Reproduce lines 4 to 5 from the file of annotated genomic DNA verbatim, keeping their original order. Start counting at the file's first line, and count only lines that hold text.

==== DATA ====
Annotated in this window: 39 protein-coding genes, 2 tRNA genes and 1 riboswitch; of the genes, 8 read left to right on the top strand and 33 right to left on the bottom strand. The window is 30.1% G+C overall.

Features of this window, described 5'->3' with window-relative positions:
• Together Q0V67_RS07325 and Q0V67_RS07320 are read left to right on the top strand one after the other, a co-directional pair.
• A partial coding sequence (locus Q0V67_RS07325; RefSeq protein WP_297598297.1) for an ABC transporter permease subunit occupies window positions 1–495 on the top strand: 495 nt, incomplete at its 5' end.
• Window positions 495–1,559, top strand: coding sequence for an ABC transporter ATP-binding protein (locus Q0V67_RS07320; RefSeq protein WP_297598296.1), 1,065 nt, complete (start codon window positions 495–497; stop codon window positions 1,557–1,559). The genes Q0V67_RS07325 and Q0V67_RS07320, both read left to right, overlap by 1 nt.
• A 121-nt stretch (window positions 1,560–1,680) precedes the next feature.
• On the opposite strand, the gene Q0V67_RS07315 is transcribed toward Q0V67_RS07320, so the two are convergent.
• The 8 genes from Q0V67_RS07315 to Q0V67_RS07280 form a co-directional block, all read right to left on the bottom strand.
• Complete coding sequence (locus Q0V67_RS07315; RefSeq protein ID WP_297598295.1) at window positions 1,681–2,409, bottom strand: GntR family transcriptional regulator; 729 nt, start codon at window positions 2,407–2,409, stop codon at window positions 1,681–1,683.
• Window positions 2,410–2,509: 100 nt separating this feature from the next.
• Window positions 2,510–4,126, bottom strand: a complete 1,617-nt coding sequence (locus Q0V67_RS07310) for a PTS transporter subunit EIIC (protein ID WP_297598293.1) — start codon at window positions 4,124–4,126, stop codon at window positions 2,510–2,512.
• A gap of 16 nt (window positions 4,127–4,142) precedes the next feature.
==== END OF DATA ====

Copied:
• A partial coding sequence (locus Q0V67_RS07325; RefSeq protein WP_297598297.1) for an ABC transporter permease subunit occupies window positions 1–495 on the top strand: 495 nt, incomplete at its 5' end.
• Window positions 495–1,559, top strand: coding sequence for an ABC transporter ATP-binding protein (locus Q0V67_RS07320; RefSeq protein WP_297598296.1), 1,065 nt, complete (start codon window positions 495–497; stop codon window positions 1,557–1,559). The genes Q0V67_RS07325 and Q0V67_RS07320, both read left to right, overlap by 1 nt.